31 August 2012
Those spikes just started appearing on my ice cubes this summer. I really have no idea what does this. Well, okay, I have some idea, a guess. Incidentally, they're not drips from the top of the freezer; that was my first thought, and I checked if there was anything dripping. But you see how they're pointing in all different directions; if they were stalagmites - or is it stalactites? - they'd be straight up and down. Perpendicular, like the gothic architecture ("This is a peh-fect exah-mple of an ice spike of the ah-citechture of the peh-pendicular period."). But they're not. The front one, in this case, is at a 45° angle, at least; no drip could be causing that. And after I used up these particular spiky ice cubes to impart a pleasing chill to my preferred summer beverage (I like iced tea, American style - just brew some tea and dump it on ice cubes. Takes the spikes off in no time flat, and is marvellously cooling. Aaaah.), I made more ice cubes, and every once in a while, they'd throw out these spikes again. And every time, they'd be pointing off in all direction at weird angles.
So here is what I think those spikes might be: I figure they're eruptions from the ice cube's core. The other day, I opened the freezer to get some more tea chillin' materials, and there was a loudish crack from the ice cube tray. Several of the ice cubes had split down the middle and just about jumped out of the tray, and there were a couple more of those spikes sticking out of the cubes. See, I think what happens is that when the ice cubes aren't 100% frozen, and someone opens the freezer (which happens more frequently at this time of year; see "iced tea" above), the still-slightly-warmer water in the core of the cube expands, and gets shot out through a tiny hole in the layer of ice covering the cube. And then it must, I don't know, flash-freeze or something, to form these spikes. I wouldn't have thought this was possible, but there's the evidence, right here in my freezer. And it's the most logical explanation I can come up with.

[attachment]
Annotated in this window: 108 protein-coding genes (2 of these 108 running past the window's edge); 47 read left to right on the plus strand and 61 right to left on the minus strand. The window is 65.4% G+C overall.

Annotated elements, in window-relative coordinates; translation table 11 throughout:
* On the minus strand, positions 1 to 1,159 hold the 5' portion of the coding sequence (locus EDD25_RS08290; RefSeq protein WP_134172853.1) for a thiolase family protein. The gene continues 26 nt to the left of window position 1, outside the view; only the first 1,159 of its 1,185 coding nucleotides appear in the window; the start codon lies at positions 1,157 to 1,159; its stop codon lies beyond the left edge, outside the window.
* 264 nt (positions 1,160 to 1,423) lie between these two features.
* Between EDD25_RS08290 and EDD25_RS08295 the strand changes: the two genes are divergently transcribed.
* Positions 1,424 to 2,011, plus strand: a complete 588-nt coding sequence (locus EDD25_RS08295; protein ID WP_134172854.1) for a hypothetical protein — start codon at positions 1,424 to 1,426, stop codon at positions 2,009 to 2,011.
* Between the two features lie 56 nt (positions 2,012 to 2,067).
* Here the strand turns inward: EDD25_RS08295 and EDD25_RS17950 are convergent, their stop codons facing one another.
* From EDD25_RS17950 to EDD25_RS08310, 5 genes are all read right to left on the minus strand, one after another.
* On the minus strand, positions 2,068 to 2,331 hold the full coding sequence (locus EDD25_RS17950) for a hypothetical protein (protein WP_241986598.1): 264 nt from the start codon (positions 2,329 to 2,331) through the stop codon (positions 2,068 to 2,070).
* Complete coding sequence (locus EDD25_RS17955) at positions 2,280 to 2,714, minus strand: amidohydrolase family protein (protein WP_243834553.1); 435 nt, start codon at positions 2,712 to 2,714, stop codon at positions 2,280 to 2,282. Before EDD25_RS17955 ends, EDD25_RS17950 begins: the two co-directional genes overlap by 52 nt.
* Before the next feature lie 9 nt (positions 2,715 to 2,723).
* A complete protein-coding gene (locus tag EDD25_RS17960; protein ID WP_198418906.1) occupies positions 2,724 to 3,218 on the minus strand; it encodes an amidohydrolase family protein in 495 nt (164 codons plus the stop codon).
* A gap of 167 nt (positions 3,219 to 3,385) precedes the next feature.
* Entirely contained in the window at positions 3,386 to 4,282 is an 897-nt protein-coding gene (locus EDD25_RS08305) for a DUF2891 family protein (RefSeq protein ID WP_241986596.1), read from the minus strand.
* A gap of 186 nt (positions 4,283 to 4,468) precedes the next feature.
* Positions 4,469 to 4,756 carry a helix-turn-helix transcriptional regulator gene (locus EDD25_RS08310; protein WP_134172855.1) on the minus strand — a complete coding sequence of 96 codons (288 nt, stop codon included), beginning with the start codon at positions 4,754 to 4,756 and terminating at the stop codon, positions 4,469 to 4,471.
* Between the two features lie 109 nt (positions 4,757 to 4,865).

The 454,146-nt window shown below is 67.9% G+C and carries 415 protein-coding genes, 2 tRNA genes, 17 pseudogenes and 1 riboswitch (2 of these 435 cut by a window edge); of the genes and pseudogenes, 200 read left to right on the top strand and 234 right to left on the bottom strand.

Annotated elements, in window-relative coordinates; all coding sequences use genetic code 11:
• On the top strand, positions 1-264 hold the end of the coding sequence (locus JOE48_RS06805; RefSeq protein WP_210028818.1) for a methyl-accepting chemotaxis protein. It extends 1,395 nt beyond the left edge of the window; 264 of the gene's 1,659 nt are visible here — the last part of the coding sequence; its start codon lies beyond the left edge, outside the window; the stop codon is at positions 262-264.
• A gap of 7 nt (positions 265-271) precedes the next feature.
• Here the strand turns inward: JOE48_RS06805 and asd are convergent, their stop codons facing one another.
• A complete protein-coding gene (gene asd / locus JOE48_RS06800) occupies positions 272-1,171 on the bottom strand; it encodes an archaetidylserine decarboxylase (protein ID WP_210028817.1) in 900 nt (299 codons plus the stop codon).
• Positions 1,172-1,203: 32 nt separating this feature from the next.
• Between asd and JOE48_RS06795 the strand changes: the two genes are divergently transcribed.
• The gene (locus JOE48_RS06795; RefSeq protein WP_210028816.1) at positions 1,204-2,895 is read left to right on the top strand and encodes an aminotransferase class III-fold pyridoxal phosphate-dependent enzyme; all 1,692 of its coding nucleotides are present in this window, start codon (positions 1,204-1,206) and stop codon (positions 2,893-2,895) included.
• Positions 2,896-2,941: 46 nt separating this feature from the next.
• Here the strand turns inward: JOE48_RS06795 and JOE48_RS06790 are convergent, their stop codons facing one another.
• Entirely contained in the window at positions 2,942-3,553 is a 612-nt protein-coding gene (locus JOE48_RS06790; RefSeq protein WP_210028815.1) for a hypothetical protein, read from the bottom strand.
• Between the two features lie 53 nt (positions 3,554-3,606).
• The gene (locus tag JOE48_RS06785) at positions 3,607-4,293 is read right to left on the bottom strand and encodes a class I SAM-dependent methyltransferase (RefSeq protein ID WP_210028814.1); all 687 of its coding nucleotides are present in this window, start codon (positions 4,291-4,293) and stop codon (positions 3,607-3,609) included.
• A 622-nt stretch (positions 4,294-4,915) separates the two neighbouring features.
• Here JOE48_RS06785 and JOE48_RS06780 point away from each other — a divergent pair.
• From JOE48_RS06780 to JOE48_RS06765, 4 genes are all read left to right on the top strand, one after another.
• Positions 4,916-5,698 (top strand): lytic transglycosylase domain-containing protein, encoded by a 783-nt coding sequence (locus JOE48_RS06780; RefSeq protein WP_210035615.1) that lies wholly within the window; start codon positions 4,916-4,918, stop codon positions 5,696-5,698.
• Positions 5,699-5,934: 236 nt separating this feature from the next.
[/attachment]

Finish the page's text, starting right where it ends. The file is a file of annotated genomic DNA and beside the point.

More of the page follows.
The funny thing about this is that quite probably, if you tried to replicate this phenomenon in your chemistry lab's lunch kit freezer, you wouldn't be able to. There's likely some weird combination of conditions that's in place in my freezer, or even in that particular spot in my freezer (eight inches from the left on the top shelf beside the ice cream and in front of the dish of lemon juice), which, together with the prevailing atmospheric conditions and the fact that Venus and Jupiter appeared together in the early morning sky for several weeks, created ideal ice cube spiking scenarios.
None of this really matters, does it? I just thought it was curious. And those spikes look decorative, don't they?
Life, the Universe, and Ice Cube Tray Mysteries. If you can think of a better explanation than mine, do tell.
Addendum Jan. 4, 2016: The mystery has been solved! What we're dealing with is ice spikes, and here is the Wikipedia article that explains how they're formed: https://en.m.wikipedia.org/wiki/Ice_spike (the article wasn't written until a year or two after this blog post, that's why I couldn't find anything about it online). Finally, a solution!